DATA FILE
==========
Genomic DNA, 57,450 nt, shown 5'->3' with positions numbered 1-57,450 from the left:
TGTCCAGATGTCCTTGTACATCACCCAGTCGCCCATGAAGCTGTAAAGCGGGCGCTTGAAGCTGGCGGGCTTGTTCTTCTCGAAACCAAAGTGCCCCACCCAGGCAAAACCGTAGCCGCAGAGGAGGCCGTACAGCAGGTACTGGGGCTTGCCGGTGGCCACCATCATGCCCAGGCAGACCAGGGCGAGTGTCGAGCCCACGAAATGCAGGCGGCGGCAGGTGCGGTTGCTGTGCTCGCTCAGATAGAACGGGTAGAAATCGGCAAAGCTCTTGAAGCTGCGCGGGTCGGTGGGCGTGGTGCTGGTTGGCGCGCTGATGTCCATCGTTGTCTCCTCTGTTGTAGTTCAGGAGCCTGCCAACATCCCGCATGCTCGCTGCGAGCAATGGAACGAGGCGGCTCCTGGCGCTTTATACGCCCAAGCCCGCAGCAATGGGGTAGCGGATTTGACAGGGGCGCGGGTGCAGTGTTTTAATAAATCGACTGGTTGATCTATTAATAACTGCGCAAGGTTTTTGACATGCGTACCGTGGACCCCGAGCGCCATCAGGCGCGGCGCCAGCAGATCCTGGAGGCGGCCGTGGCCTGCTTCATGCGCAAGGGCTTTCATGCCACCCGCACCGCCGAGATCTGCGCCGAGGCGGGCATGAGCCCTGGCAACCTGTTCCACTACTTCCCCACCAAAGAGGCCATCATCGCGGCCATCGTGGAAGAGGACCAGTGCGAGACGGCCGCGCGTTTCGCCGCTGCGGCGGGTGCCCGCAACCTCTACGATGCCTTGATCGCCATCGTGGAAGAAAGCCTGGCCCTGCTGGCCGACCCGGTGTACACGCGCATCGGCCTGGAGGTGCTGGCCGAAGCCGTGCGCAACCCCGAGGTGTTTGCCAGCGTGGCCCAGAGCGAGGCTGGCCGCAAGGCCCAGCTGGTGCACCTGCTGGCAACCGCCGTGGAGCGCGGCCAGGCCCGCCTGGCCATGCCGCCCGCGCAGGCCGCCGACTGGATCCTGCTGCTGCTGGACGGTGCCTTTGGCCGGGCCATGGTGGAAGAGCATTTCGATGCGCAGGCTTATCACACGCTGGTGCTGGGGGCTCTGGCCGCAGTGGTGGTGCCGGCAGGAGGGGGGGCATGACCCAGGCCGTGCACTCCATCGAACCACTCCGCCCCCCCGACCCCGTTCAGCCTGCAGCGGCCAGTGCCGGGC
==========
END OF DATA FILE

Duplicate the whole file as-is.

Genomic DNA, 57,450 nt, shown 5'->3' with positions numbered 1-57,450 from the left:
TGTCCAGATGTCCTTGTACATCACCCAGTCGCCCATGAAGCTGTAAAGCGGGCGCTTGAAGCTGGCGGGCTTGTTCTTCTCGAAACCAAAGTGCCCCACCCAGGCAAAACCGTAGCCGCAGAGGAGGCCGTACAGCAGGTACTGGGGCTTGCCGGTGGCCACCATCATGCCCAGGCAGACCAGGGCGAGTGTCGAGCCCACGAAATGCAGGCGGCGGCAGGTGCGGTTGCTGTGCTCGCTCAGATAGAACGGGTAGAAATCGGCAAAGCTCTTGAAGCTGCGCGGGTCGGTGGGCGTGGTGCTGGTTGGCGCGCTGATGTCCATCGTTGTCTCCTCTGTTGTAGTTCAGGAGCCTGCCAACATCCCGCATGCTCGCTGCGAGCAATGGAACGAGGCGGCTCCTGGCGCTTTATACGCCCAAGCCCGCAGCAATGGGGTAGCGGATTTGACAGGGGCGCGGGTGCAGTGTTTTAATAAATCGACTGGTTGATCTATTAATAACTGCGCAAGGTTTTTGACATGCGTACCGTGGACCCCGAGCGCCATCAGGCGCGGCGCCAGCAGATCCTGGAGGCGGCCGTGGCCTGCTTCATGCGCAAGGGCTTTCATGCCACCCGCACCGCCGAGATCTGCGCCGAGGCGGGCATGAGCCCTGGCAACCTGTTCCACTACTTCCCCACCAAAGAGGCCATCATCGCGGCCATCGTGGAAGAGGACCAGTGCGAGACGGCCGCGCGTTTCGCCGCTGCGGCGGGTGCCCGCAACCTCTACGATGCCTTGATCGCCATCGTGGAAGAAAGCCTGGCCCTGCTGGCCGACCCGGTGTACACGCGCATCGGCCTGGAGGTGCTGGCCGAAGCCGTGCGCAACCCCGAGGTGTTTGCCAGCGTGGCCCAGAGCGAGGCTGGCCGCAAGGCCCAGCTGGTGCACCTGCTGGCAACCGCCGTGGAGCGCGGCCAGGCCCGCCTGGCCATGCCGCCCGCGCAGGCCGCCGACTGGATCCTGCTGCTGCTGGACGGTGCCTTTGGCCGGGCCATGGTGGAAGAGCATTTCGATGCGCAGGCTTATCACACGCTGGTGCTGGGGGCTCTGGCCGCAGTGGTGGTGCCGGCAGGAGGGGGGGCATGACCCAGGCCGTGCACTCCATCGAACCACTCCGCCCCCCCGACCCCGTTCAGCCTGCAGCGGCCAGTGCCGGGC